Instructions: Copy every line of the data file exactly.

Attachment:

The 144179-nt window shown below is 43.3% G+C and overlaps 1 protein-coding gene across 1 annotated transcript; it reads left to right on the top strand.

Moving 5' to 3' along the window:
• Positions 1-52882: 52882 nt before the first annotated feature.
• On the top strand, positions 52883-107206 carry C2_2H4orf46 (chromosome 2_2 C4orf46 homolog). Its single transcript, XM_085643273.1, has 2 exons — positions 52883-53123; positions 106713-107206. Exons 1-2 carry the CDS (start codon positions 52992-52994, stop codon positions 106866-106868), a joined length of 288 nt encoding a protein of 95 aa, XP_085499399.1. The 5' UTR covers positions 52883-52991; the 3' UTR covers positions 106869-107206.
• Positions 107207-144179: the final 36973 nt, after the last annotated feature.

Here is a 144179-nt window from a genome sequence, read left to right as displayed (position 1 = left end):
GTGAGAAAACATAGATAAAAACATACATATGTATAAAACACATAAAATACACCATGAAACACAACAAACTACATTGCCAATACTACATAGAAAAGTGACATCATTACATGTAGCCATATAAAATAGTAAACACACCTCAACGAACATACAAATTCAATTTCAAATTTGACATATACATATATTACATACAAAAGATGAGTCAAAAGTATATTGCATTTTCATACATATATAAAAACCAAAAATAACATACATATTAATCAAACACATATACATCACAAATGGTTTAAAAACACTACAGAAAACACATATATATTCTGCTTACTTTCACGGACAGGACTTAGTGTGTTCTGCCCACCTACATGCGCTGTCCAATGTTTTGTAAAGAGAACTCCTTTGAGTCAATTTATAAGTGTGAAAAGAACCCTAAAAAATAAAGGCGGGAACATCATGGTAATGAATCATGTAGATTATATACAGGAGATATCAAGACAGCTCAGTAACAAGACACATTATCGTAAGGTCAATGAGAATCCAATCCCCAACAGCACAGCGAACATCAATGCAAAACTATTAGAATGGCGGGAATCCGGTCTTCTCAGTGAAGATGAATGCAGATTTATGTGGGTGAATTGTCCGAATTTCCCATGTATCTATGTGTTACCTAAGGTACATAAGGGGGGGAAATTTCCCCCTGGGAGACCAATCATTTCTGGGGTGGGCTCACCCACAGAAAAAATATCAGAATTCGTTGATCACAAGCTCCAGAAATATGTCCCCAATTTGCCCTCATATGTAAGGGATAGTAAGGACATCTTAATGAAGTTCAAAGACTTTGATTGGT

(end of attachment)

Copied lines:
The 144179-nt window shown below is 43.3% G+C and overlaps 1 protein-coding gene across 1 annotated transcript; it reads left to right on the top strand.

Moving 5' to 3' along the window:
• Positions 1-52882: 52882 nt before the first annotated feature.
• On the top strand, positions 52883-107206 carry C2_2H4orf46 (chromosome 2_2 C4orf46 homolog). Its single transcript, XM_085643273.1, has 2 exons — positions 52883-53123; positions 106713-107206. Exons 1-2 carry the CDS (start codon positions 52992-52994, stop codon positions 106866-106868), a joined length of 288 nt encoding a protein of 95 aa, XP_085499399.1. The 5' UTR covers positions 52883-52991; the 3' UTR covers positions 106869-107206.
• Positions 107207-144179: the final 36973 nt, after the last annotated feature.

Here is a 144179-nt window from a genome sequence, read left to right as displayed (position 1 = left end):
GTGAGAAAACATAGATAAAAACATACATATGTATAAAACACATAAAATACACCATGAAACACAACAAACTACATTGCCAATACTACATAGAAAAGTGACATCATTACATGTAGCCATATAAAATAGTAAACACACCTCAACGAACATACAAATTCAATTTCAAATTTGACATATACATATATTACATACAAAAGATGAGTCAAAAGTATATTGCATTTTCATACATATATAAAAACCAAAAATAACATACATATTAATCAAACACATATACATCACAAATGGTTTAAAAACACTACAGAAAACACATATATATTCTGCTTACTTTCACGGACAGGACTTAGTGTGTTCTGCCCACCTACATGCGCTGTCCAATGTTTTGTAAAGAGAACTCCTTTGAGTCAATTTATAAGTGTGAAAAGAACCCTAAAAAATAAAGGCGGGAACATCATGGTAATGAATCATGTAGATTATATACAGGAGATATCAAGACAGCTCAGTAACAAGACACATTATCGTAAGGTCAATGAGAATCCAATCCCCAACAGCACAGCGAACATCAATGCAAAACTATTAGAATGGCGGGAATCCGGTCTTCTCAGTGAAGATGAATGCAGATTTATGTGGGTGAATTGTCCGAATTTCCCATGTATCTATGTGTTACCTAAGGTACATAAGGGGGGGAAATTTCCCCCTGGGAGACCAATCATTTCTGGGGTGGGCTCACCCACAGAAAAAATATCAGAATTCGTTGATCACAAGCTCCAGAAATATGTCCCCAATTTGCCCTCATATGTAAGGGATAGTAAGGACATCTTAATGAAGTTCAAAGACTTTGATTGGT